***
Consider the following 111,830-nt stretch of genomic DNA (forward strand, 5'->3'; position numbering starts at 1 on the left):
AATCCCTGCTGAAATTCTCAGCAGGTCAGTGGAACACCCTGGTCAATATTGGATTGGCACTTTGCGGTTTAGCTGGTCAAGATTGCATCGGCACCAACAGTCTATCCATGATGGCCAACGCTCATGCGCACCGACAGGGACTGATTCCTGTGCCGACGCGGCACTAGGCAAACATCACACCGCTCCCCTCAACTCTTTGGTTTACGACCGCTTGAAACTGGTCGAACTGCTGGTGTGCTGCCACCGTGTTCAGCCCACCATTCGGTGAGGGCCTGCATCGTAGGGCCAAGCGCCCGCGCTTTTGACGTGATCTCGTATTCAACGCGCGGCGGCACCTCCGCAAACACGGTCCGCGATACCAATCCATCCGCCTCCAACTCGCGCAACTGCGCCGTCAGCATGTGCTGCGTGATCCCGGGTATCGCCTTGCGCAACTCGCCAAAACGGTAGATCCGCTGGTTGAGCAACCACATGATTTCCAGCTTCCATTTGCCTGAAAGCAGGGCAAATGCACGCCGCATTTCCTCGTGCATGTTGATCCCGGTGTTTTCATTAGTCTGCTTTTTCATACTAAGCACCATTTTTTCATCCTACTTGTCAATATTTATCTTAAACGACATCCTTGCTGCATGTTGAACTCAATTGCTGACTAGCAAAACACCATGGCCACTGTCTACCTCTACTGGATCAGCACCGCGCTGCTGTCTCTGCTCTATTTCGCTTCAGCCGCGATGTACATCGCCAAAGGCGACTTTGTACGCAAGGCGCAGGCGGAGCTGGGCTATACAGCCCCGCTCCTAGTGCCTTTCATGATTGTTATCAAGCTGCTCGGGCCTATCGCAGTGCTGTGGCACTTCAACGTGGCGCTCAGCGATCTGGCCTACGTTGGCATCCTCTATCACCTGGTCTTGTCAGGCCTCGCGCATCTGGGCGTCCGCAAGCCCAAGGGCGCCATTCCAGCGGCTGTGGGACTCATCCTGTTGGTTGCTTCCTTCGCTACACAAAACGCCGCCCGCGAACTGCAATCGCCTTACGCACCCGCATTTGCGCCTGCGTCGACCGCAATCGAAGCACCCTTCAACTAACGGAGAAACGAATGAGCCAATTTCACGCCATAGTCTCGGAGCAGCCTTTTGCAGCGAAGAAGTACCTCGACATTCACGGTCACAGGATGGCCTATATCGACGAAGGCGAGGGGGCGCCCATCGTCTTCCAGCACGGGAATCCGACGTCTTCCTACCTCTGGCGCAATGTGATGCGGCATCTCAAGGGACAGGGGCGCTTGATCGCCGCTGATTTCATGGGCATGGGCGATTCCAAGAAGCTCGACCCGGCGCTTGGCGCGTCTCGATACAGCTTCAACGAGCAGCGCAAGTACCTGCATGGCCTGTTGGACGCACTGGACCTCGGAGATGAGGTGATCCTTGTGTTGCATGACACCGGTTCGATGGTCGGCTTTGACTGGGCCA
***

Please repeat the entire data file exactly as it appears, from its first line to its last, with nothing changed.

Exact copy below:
Consider the following 111,830-nt stretch of genomic DNA (forward strand, 5'->3'; position numbering starts at 1 on the left):
AATCCCTGCTGAAATTCTCAGCAGGTCAGTGGAACACCCTGGTCAATATTGGATTGGCACTTTGCGGTTTAGCTGGTCAAGATTGCATCGGCACCAACAGTCTATCCATGATGGCCAACGCTCATGCGCACCGACAGGGACTGATTCCTGTGCCGACGCGGCACTAGGCAAACATCACACCGCTCCCCTCAACTCTTTGGTTTACGACCGCTTGAAACTGGTCGAACTGCTGGTGTGCTGCCACCGTGTTCAGCCCACCATTCGGTGAGGGCCTGCATCGTAGGGCCAAGCGCCCGCGCTTTTGACGTGATCTCGTATTCAACGCGCGGCGGCACCTCCGCAAACACGGTCCGCGATACCAATCCATCCGCCTCCAACTCGCGCAACTGCGCCGTCAGCATGTGCTGCGTGATCCCGGGTATCGCCTTGCGCAACTCGCCAAAACGGTAGATCCGCTGGTTGAGCAACCACATGATTTCCAGCTTCCATTTGCCTGAAAGCAGGGCAAATGCACGCCGCATTTCCTCGTGCATGTTGATCCCGGTGTTTTCATTAGTCTGCTTTTTCATACTAAGCACCATTTTTTCATCCTACTTGTCAATATTTATCTTAAACGACATCCTTGCTGCATGTTGAACTCAATTGCTGACTAGCAAAACACCATGGCCACTGTCTACCTCTACTGGATCAGCACCGCGCTGCTGTCTCTGCTCTATTTCGCTTCAGCCGCGATGTACATCGCCAAAGGCGACTTTGTACGCAAGGCGCAGGCGGAGCTGGGCTATACAGCCCCGCTCCTAGTGCCTTTCATGATTGTTATCAAGCTGCTCGGGCCTATCGCAGTGCTGTGGCACTTCAACGTGGCGCTCAGCGATCTGGCCTACGTTGGCATCCTCTATCACCTGGTCTTGTCAGGCCTCGCGCATCTGGGCGTCCGCAAGCCCAAGGGCGCCATTCCAGCGGCTGTGGGACTCATCCTGTTGGTTGCTTCCTTCGCTACACAAAACGCCGCCCGCGAACTGCAATCGCCTTACGCACCCGCATTTGCGCCTGCGTCGACCGCAATCGAAGCACCCTTCAACTAACGGAGAAACGAATGAGCCAATTTCACGCCATAGTCTCGGAGCAGCCTTTTGCAGCGAAGAAGTACCTCGACATTCACGGTCACAGGATGGCCTATATCGACGAAGGCGAGGGGGCGCCCATCGTCTTCCAGCACGGGAATCCGACGTCTTCCTACCTCTGGCGCAATGTGATGCGGCATCTCAAGGGACAGGGGCGCTTGATCGCCGCTGATTTCATGGGCATGGGCGATTCCAAGAAGCTCGACCCGGCGCTTGGCGCGTCTCGATACAGCTTCAACGAGCAGCGCAAGTACCTGCATGGCCTGTTGGACGCACTGGACCTCGGAGATGAGGTGATCCTTGTGTTGCATGACACCGGTTCGATGGTCGGCTTTGACTGGGCCA